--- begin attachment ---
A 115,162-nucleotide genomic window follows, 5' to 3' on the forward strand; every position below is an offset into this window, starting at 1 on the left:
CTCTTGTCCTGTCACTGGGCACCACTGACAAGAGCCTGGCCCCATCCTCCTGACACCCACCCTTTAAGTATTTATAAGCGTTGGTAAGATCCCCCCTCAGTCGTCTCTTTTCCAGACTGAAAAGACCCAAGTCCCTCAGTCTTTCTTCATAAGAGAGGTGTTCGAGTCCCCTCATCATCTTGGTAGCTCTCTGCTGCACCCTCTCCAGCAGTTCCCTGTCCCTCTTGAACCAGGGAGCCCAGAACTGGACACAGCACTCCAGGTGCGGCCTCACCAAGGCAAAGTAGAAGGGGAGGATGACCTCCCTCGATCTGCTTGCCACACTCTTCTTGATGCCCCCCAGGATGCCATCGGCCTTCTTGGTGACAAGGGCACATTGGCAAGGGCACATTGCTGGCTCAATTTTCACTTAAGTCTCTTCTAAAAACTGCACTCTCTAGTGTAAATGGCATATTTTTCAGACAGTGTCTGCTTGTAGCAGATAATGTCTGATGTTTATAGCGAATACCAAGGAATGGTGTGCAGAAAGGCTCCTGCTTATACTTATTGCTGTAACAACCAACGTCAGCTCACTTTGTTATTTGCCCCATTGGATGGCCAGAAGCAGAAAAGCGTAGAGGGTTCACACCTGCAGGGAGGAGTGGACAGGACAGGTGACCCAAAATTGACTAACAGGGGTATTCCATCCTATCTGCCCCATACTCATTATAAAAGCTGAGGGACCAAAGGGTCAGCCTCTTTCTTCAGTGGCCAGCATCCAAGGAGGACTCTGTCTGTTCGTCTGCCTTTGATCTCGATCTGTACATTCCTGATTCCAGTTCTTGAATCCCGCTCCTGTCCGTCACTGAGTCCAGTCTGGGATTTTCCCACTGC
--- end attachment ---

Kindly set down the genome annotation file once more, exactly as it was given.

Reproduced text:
A 115,162-nucleotide genomic window follows, 5' to 3' on the forward strand; every position below is an offset into this window, starting at 1 on the left:
CTCTTGTCCTGTCACTGGGCACCACTGACAAGAGCCTGGCCCCATCCTCCTGACACCCACCCTTTAAGTATTTATAAGCGTTGGTAAGATCCCCCCTCAGTCGTCTCTTTTCCAGACTGAAAAGACCCAAGTCCCTCAGTCTTTCTTCATAAGAGAGGTGTTCGAGTCCCCTCATCATCTTGGTAGCTCTCTGCTGCACCCTCTCCAGCAGTTCCCTGTCCCTCTTGAACCAGGGAGCCCAGAACTGGACACAGCACTCCAGGTGCGGCCTCACCAAGGCAAAGTAGAAGGGGAGGATGACCTCCCTCGATCTGCTTGCCACACTCTTCTTGATGCCCCCCAGGATGCCATCGGCCTTCTTGGTGACAAGGGCACATTGGCAAGGGCACATTGCTGGCTCAATTTTCACTTAAGTCTCTTCTAAAAACTGCACTCTCTAGTGTAAATGGCATATTTTTCAGACAGTGTCTGCTTGTAGCAGATAATGTCTGATGTTTATAGCGAATACCAAGGAATGGTGTGCAGAAAGGCTCCTGCTTATACTTATTGCTGTAACAACCAACGTCAGCTCACTTTGTTATTTGCCCCATTGGATGGCCAGAAGCAGAAAAGCGTAGAGGGTTCACACCTGCAGGGAGGAGTGGACAGGACAGGTGACCCAAAATTGACTAACAGGGGTATTCCATCCTATCTGCCCCATACTCATTATAAAAGCTGAGGGACCAAAGGGTCAGCCTCTTTCTTCAGTGGCCAGCATCCAAGGAGGACTCTGTCTGTTCGTCTGCCTTTGATCTCGATCTGTACATTCCTGATTCCAGTTCTTGAATCCCGCTCCTGTCCGTCACTGAGTCCAGTCTGGGATTTTCCCACTGC